I don't get that either Ed or Fran are "the rock" that holds the family together. That family is adrift. There is nothing in the book that indicates that the family becomes functional. Even Fran going out on the boat wasn't enough of an indication.





For an interesting essay on how "functional" can be viewed in today's world, take a look at this essay in Salon: Crazy for dysfunction. I particularly noted the comments of Robert J. Thompson about the "functional family" on the second page, but all is worth skimming, including the ending skepticism about the appropriate uses of the words "dysfunctional family."
"Seize the moments of happiness, love and be loved! That is the only reality in the world, all else is folly. It is the one thing we are interested in here." -- Leo Tolstoy
Frequent Contributor
ROCKETRAY55
Posts: 91
Registered: ‎09-28-2007
0 Kudos

Re: Ed



m3girl wrote:
Morning,
 
ED - Chapt 1-13
 
I think Ed is acting like a guy.  His first reaction is to run out of the house nad into his car - thinking - like a man - that he can fix the situation - he can find her....But maybe he can't.
 
I understand  his frustration with the police and their slow start on the search.  Instead of over reacting and screaming - like many people would do - he turns his frustration to a more productive activitiy - leading the search teams around the area.

He really doesn't get much page space in his POV - lots of the search scenes are in JP's POV or summarized - but the frustration was very visible.
 
He loves his daughter and is doing what he can to find her or at least a clue of what happened.
 
He sees Lindsey's pain perhaps more than Fran - but it's also understandable that they are so focused on finding Kim that Lindsey just isn't a primary concern in the first few days.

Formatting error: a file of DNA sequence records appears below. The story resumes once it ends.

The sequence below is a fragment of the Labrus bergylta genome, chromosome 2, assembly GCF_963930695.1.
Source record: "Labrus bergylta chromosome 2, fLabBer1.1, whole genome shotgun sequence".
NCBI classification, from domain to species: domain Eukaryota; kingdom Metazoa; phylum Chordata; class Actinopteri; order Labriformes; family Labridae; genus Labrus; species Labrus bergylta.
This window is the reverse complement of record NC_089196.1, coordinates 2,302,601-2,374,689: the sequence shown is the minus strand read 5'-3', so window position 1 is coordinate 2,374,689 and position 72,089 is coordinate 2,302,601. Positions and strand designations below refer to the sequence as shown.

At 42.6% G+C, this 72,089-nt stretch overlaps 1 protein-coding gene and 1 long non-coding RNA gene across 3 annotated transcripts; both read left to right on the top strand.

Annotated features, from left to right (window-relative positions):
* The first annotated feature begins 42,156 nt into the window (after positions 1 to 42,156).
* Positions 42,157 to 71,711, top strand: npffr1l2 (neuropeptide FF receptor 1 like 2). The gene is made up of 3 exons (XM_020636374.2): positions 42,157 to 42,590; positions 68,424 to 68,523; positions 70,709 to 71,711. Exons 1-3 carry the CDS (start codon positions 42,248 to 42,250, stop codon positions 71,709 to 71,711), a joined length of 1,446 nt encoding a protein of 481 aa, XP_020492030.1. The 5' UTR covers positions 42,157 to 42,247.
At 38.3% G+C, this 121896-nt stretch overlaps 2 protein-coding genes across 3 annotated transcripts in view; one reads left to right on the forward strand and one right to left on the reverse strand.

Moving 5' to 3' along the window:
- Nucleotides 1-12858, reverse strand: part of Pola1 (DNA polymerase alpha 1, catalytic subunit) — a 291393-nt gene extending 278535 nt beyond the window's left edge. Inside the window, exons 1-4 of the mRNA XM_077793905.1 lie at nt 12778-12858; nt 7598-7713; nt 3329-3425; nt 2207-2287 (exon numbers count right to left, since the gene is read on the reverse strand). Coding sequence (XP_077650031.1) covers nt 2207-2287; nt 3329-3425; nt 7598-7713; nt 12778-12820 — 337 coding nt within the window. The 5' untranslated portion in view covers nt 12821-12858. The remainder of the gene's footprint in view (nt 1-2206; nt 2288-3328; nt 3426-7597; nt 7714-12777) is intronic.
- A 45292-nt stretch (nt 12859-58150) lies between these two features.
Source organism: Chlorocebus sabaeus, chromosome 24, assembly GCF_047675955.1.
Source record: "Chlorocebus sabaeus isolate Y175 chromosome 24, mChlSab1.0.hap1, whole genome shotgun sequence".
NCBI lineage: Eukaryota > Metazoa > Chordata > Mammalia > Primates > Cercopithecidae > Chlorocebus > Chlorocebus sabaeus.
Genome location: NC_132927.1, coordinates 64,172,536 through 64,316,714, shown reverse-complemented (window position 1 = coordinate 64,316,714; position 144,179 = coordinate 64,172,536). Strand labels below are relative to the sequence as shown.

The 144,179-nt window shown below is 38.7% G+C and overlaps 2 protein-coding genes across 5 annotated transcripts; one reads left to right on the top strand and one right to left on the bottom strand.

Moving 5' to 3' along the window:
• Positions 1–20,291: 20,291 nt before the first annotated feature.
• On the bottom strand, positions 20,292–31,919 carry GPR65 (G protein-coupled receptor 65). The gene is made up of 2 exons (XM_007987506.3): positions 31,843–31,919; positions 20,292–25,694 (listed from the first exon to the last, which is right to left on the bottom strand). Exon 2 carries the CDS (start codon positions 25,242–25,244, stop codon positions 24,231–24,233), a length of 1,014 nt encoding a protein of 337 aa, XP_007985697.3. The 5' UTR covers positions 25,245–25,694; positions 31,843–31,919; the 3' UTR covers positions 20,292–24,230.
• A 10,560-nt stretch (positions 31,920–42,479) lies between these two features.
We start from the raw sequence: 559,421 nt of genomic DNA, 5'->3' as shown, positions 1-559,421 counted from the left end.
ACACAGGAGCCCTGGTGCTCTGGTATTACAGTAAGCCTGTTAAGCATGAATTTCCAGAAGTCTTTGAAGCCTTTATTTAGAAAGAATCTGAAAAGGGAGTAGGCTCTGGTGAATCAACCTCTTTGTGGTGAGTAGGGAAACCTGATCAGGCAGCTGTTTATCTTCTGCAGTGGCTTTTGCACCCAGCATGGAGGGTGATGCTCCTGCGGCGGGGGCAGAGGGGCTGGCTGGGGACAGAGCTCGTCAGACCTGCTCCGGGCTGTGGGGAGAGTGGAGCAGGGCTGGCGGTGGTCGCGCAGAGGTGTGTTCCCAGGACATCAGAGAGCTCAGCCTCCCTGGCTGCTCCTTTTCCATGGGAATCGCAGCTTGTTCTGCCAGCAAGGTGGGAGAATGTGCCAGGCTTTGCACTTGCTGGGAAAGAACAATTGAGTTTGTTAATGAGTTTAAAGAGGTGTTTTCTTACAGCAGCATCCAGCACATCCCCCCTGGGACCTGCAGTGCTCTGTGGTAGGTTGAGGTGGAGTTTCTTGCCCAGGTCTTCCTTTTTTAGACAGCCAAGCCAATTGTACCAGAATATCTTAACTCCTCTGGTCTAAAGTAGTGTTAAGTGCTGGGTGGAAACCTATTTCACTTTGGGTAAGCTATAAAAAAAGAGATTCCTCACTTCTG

His trip to Sandusky will be interesting and I'm eager to see what is found in/around the car.
 
I like the references to TV Crime Solving shows - where the crime is solved and the offenders prosecuted - all in an hour or so...  They do provide an unrealistic view of what happens in real life - but would be on anyone's mind in this type of situation.
 
susan



I think you hit the nail on the head Susan, I get the same feeling out of the Ed character. I also liked the references to the TV crimes shows.
 
-Ray
Contributor
jlcardwell
Posts: 6
Registered: ‎02-25-2008
0 Kudos

Re: Ed

Honestly, Ed is the one character whose head I really can't get inside. I don't know what is going on in there and why, other than the need to DO something.
Wordsmith
kiakar
Posts: 3,435
Registered: ‎10-19-2006
0 Kudos

Re: Ed



Peppermill wrote:

the_mad_chatter wrote:
I don't get that either Ed or Fran are "the rock" that holds the family together. That family is adrift. There is nothing in the book that indicates that the family becomes functional. Even Fran going out on the boat wasn't enough of an indication.





For an interesting essay on how "functional" can be viewed in today's world, take a look at this essay in Salon: Crazy for dysfunction. I particularly noted the comments of Robert J. Thompson about the "functional family" on the second page, but all is worth skimming, including the ending skepticism about the appropriate uses of the words "dysfunctional family."


Thank you so much for that.Peppermill.  It has enlightned by thinking by realizing that  the old shows like The Donna Reed shows, and the other perfect shows that we grew up with  were not real. They didn't even seem real to me at the time of watching them. I use to feel, did people really react this way in a normal family. Then I wasn't from a normal family and nobody I knew was either. Back then, mothers had already began the journey to working moms and if anything happened for the better, some of the pressure has been taken off the women to do everything.  She has obtained alot more respect for herself and teaching her daughters respect for theirselves also. I remember trick or treating in my neighborhood when I was probably ten or eleven and approached the minister's home. I remember thinking to myself, now this is the home that is most like the shows on TV. But it wasn't. There were yelling, disobedience and other disturbances that didn't predict to me that this was the perfect family.  But now I realize this was the normal ordinary family. It can not be perfect with human beings involved no matter how good they are. And with times changing in the way the have in the last ten to twenty years, I do not feel that this family in O'Nan's novel is dysfunctional in anyway.  Its the feeling I have with private schools, iespecially religous ones, a child does not see the other side of life, not that its all bad, but usually after school is over, they then want to experience all the other side has had and they haven't. Dancing, wild makeup , earrings, boys, and if we arent lucky still there is booge, cigarettes, and drugs and sex.  I have personally met some of these kids from private schools.